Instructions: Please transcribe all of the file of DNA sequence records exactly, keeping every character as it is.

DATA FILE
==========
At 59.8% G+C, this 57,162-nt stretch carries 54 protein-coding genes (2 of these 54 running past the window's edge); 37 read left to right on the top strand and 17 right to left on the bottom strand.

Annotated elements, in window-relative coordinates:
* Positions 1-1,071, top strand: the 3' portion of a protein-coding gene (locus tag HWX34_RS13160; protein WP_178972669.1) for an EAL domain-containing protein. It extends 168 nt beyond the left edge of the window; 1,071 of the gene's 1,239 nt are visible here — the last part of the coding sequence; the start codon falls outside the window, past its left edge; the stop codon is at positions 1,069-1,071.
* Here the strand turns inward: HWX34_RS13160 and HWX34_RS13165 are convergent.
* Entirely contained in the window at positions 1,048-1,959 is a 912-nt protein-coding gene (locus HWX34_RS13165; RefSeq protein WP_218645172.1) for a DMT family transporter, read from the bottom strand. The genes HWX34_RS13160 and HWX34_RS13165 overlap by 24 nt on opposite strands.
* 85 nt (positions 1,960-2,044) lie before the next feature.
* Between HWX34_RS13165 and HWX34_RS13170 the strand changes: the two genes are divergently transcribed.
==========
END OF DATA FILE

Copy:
At 59.8% G+C, this 57,162-nt stretch carries 54 protein-coding genes (2 of these 54 running past the window's edge); 37 read left to right on the top strand and 17 right to left on the bottom strand.

Annotated elements, in window-relative coordinates:
* Positions 1-1,071, top strand: the 3' portion of a protein-coding gene (locus tag HWX34_RS13160; protein WP_178972669.1) for an EAL domain-containing protein. It extends 168 nt beyond the left edge of the window; 1,071 of the gene's 1,239 nt are visible here — the last part of the coding sequence; the start codon falls outside the window, past its left edge; the stop codon is at positions 1,069-1,071.
* Here the strand turns inward: HWX34_RS13160 and HWX34_RS13165 are convergent.
* Entirely contained in the window at positions 1,048-1,959 is a 912-nt protein-coding gene (locus HWX34_RS13165; RefSeq protein WP_218645172.1) for a DMT family transporter, read from the bottom strand. The genes HWX34_RS13160 and HWX34_RS13165 overlap by 24 nt on opposite strands.
* 85 nt (positions 1,960-2,044) lie before the next feature.
* Between HWX34_RS13165 and HWX34_RS13170 the strand changes: the two genes are divergently transcribed.